Rakhmat Akilov appeared handcuffed in Stockholm's special high-security courtroom, wearing green prison clothes and with a shaved head and a beard, accompanied by his lawyer Johan Eriksson.
Akilov, whose Swedish asylum application had been rejected in 2016, had sworn allegiance to Isis on the eve of his assault in one of Europe's safest cities, though the jihadist group never claimed responsibility.
On the afternoon of Friday, April 7th, Akilov stole a beer delivery truck and barrelled down a bustling pedestrian shopping street, swerving wildly to hit as many people as possible.
Three Swedes were killed, including an 11-year-old girl, as well as a 41-year-old British man and a 31-year-old Belgian woman. Ten others were physically injured.
Rakhmat “Akilov took the truck … and drove it … He killed five people and physically injured ten,” his lawyer Johan Eriksson told the court adding: “The lives of a large number of people were put in danger.”
“The motive was to instigate fear and to get Sweden to end its participation in the coalition against the Islamic State,” Eriksson added.
Non-Nato member Sweden has around 70 military personnel based mainly in northern Iraq to provide training as part of the US-led coalition against Isis.
Akilov, who turns 40 on Wednesday, ended his rampage by crashing the truck into the facade of a department store and detonating an explosive device – made up of five gas canisters and nails – though it didn't explode as planned and caused damage only to the truck.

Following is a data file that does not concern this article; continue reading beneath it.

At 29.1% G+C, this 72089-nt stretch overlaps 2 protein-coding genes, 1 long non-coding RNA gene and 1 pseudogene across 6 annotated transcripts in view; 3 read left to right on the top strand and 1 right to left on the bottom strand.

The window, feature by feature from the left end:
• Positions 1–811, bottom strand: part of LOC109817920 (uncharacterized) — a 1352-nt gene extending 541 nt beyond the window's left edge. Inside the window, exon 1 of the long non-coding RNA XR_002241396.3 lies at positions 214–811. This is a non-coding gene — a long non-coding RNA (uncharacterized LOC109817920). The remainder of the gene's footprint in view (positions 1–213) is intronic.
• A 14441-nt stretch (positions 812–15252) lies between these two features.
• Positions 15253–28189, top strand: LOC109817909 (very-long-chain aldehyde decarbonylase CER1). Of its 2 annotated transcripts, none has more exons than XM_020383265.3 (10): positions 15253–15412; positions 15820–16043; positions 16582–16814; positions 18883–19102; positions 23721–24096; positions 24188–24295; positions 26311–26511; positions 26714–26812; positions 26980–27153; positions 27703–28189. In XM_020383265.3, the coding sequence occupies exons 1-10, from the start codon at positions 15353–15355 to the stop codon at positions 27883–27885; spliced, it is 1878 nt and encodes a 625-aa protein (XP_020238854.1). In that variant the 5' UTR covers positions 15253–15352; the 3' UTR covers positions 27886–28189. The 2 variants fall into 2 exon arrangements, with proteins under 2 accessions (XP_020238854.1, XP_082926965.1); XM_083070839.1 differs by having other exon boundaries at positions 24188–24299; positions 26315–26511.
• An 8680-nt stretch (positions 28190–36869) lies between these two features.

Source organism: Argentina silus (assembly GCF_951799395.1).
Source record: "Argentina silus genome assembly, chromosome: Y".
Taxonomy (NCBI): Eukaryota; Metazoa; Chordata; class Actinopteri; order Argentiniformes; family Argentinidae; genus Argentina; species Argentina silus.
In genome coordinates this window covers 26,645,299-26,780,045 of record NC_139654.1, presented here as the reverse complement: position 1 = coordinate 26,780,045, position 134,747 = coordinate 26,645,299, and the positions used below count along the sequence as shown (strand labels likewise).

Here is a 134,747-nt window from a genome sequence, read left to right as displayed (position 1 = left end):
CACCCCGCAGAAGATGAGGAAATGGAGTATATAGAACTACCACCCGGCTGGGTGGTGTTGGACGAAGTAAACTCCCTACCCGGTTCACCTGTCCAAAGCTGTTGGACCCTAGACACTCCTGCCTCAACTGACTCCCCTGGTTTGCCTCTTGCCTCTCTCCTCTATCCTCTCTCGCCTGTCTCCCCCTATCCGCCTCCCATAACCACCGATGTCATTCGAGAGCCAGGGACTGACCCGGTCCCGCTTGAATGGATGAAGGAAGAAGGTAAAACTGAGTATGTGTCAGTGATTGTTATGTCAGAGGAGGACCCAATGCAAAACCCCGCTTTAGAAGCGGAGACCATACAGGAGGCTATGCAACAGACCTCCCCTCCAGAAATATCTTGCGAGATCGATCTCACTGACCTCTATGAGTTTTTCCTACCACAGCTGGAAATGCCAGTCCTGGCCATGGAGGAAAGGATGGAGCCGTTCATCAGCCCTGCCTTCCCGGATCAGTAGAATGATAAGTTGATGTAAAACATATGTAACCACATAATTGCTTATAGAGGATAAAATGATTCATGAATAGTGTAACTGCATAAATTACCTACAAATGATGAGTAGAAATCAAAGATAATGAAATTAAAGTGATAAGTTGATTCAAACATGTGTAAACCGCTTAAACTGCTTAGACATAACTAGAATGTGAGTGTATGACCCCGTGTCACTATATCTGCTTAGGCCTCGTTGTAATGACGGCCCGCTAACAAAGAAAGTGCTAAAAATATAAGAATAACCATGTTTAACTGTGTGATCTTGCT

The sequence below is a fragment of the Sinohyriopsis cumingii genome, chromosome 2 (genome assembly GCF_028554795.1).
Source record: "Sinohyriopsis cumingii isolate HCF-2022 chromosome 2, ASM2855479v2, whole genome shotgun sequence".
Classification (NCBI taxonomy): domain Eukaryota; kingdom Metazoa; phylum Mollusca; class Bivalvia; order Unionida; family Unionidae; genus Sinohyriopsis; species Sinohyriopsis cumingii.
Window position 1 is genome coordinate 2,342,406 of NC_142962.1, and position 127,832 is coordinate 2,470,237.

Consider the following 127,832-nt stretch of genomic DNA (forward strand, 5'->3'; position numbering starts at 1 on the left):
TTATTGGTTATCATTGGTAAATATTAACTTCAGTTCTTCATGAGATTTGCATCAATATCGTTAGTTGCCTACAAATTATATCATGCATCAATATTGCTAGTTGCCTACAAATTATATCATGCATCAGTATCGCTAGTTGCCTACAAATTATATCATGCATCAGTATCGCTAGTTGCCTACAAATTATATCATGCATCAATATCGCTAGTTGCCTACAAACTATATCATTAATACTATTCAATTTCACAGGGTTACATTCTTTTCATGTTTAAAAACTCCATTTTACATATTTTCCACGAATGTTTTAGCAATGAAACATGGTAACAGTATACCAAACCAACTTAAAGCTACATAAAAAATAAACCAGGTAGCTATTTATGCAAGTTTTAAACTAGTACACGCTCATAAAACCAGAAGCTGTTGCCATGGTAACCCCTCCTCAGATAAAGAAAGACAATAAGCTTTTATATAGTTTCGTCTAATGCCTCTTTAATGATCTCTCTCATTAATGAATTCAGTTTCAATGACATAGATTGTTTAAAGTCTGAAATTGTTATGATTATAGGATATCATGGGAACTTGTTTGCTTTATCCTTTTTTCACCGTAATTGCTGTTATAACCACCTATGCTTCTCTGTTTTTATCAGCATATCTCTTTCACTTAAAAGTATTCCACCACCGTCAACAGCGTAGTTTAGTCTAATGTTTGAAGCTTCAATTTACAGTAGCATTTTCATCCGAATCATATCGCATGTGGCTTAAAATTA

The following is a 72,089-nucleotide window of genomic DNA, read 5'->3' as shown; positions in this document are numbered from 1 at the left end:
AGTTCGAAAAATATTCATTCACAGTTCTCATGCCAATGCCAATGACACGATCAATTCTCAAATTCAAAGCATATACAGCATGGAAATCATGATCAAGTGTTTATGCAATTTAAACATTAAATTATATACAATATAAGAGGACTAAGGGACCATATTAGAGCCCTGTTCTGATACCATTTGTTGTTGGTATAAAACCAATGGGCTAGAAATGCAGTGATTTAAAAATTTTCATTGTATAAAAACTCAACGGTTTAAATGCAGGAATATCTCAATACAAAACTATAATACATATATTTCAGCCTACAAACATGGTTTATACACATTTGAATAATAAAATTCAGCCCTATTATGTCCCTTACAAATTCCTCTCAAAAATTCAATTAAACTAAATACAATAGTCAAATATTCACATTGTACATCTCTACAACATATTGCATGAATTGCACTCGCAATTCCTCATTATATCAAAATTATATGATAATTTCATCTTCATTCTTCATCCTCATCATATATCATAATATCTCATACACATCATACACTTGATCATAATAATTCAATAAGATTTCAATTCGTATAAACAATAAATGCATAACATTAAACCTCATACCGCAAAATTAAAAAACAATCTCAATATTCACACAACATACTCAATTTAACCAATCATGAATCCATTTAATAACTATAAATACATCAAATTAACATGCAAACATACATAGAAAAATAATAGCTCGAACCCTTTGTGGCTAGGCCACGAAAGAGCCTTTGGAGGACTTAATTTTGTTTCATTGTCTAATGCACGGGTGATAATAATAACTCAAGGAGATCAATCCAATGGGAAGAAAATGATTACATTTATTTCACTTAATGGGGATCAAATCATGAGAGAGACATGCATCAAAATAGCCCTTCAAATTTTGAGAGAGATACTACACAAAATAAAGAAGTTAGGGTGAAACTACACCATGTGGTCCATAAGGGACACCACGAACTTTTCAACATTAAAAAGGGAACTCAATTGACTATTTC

He told investigators he had planned to die in the assault.
Akilov fled the scene by running into nearby metro station T-centralen, and was arrested several hours later thanks to public transport video surveillance images.
He confessed in police questioning
The prosecution showed the court amateur videos filmed just after the attack, showing panicked passersby and a body lying on the ground.
In an adjoining room, some observers watching the proceedings on a screen, including relatives of victims and survivors, sobbed and held hands.
Investigators have recovered several smartphone exchanges Akilov had with unidentified contacts on encrypted chat sites before, during and after the attack.
During Tuesday's proceednigs, the prosecution presented a list of his conversations on WhatsApp, Telegram, Facebook and Zello, found on his phone.
Of 209 messages, 16 are “interesting”, according to prosecutor Hans Ihrman, in particular those on a Zello chat forum where Akilov spoke to contacts using the pseudonyms Muovia Regari, Abu Aisha, Muhammad, and Abu Fotima among others.
To one of his contacts, Akilov wrote on January 19th, 2017: “I'm working and saving money and God willing I will carry out the martyr operation.”
Akilov also wrote a list of potential targets to one of his contacts, including a synagogue, a ferry transporting “sinners” and a nightclub, adding: “There are plenty of infidels here.”
On February 12th, he also googled “gay club in Stockholm“.
While investigators continue to search for Akilov's contacts, investigators believe he acted alone and have therefore charged only him.
Prosecutor have said they will seek a life sentence and, thereafter, his expulsion from the Scandinavian country. A life sentence in Sweden varies, but is on average 16 years.
Eriksson told the court his client would not oppose deportation.
Akilov arrived in Sweden in 2014, at the start of the big migration wave to Europe. His application to remain in the country was rejected in 2016, after which he went underground to avoid expulsion and worked odd jobs in construction.
Akilov's wife and four children had stayed behind in Uzbekistan.
Europe has seen a wave of truck attacks in recent years. The deadliest was in Nice, on July 14th, 2016, when a truck rammed crowds leaving a fireworks display for France's national holiday, killing 86 people.
The Scandinavian country has experienced only one other terror attack in modern times. In December 2010, a man blew himself up in a suicide attack in central Stockholm that lightly injured two passersby.